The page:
“When I discovered Cajun music, it really rocked me and so I started to incorporate elements of traditional Cajun music with rock and roll and folk, which is where I was coming from. There was a whole wealth of musical tradition that had been largely under the radar that I wanted to shine a light on.”

Zachary’s first show in New Brunswick took place in Cap-Pelé in 1975. He immediately felt a musical and cultural kinship with the region. He says the similarities between the people he saw in New Brunswick and the people of his native Louisiana were all too evident.

“Not only did the good people of New Brunswick have the same last name as many folks in Lousiana, the LeBlancs, the Cormiers and the Richards, everybody looks like everybody else, too. You could take people from Louisiana and drop them in Bouctouche and vice versa and no one would know the difference.”

“There were deep undercurrents that were very significant for me:. Both the Acadian and Cajun populations are family-oriented and deeply religious. They also hold a similar world view, that if you work hard for your family, you are going to enjoy a good life. I found those things to be incredibly moving.”

Physical features and last names aside, Zachary says it was a conversation that he had with a complete stranger that truly made him realize how culturally similar New Brunswick was to Louisiana.

“When I played that first gig in Cap-Pelé, I met this very kind lady named Mrs. LeBlanc. To the best of my knowledge, there was only a vague awareness that the people of Louisiana held of the Maritimes and vice versa. This was long before the Acadian World Congress that we enjoy these days. And so, Mrs. LeBlanc was somewhat intrigued by the fact that I was from Louisiana. Not only did she bear a strong resemblance to my grandmother, she began asking me questions similar to what my grandmother would have asked.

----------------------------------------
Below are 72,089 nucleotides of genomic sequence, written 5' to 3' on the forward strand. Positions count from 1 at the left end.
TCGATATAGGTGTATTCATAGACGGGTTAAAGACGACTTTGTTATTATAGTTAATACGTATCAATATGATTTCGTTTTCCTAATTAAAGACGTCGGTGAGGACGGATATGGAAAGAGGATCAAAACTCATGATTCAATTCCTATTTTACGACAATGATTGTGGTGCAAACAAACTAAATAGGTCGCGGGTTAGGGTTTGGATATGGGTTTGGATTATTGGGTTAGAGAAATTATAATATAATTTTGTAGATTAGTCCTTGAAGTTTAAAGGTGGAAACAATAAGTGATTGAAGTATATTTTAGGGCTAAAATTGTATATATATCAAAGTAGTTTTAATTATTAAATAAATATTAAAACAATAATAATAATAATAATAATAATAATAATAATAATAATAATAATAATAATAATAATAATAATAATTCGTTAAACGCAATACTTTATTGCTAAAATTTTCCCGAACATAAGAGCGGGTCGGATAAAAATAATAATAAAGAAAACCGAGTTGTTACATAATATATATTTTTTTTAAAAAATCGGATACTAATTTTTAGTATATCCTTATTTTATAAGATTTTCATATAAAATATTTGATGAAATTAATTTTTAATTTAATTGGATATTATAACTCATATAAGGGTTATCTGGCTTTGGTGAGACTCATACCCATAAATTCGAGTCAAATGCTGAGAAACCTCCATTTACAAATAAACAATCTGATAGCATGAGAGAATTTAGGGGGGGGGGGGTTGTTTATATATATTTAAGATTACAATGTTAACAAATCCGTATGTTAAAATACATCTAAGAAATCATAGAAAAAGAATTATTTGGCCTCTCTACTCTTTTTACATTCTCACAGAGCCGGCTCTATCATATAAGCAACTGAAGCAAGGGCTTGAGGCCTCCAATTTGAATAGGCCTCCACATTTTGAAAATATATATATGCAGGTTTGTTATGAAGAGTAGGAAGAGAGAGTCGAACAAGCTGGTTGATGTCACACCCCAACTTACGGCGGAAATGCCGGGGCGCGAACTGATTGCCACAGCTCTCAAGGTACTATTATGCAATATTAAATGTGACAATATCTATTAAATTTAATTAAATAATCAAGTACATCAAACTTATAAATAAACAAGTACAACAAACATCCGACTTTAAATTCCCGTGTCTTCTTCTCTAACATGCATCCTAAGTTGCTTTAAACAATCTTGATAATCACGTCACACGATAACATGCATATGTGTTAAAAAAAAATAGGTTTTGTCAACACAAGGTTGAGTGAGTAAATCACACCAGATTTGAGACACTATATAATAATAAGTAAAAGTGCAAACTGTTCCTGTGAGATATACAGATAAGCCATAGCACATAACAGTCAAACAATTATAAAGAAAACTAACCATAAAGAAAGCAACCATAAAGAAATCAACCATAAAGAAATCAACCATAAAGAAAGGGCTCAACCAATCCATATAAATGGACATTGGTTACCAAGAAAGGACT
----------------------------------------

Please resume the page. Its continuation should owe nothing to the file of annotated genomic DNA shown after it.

“When we were saying our goodbyes, she said ‘Je prierai pour vous’ (I’ll pray for you). My grandmother said those very same words to me when I was leaving to go to New Brunswick. It is those kinds of things that make the connection between New Brunswick and Louisiana all the more profound.”

A collaborative record with his 13-year-old grandson is due later this year, illustrating that Zachary has no plans to slow down. With a somewhat regular show schedule of approximately 50 shows per year, he is looking forward to the opportunity of visiting New Brunswick once again.

“Right now, it is not about the fame or the money. It is more about the quality of life and the experiences. For me, singing is like breathing; I cannot stop.”

WHAT : Zachary Richard with George Belliveau, Suroit, Wilfred LeBouthillier and Reveil
WHEN : Saturday, Aug. 17, 8 p.m.
WHERE : Dover Park, 337 Dover Road, Dieppe
TICKETS : Advance tickets are $25; $35 at the door. Advance tickets available at Jean Coutu locations in Dieppe and Shediac as well as at 1789 Mountain Rd., Moncton. Advance tickets are also available online at

Article published in the August 15, 2013 edition of the Times & Transcript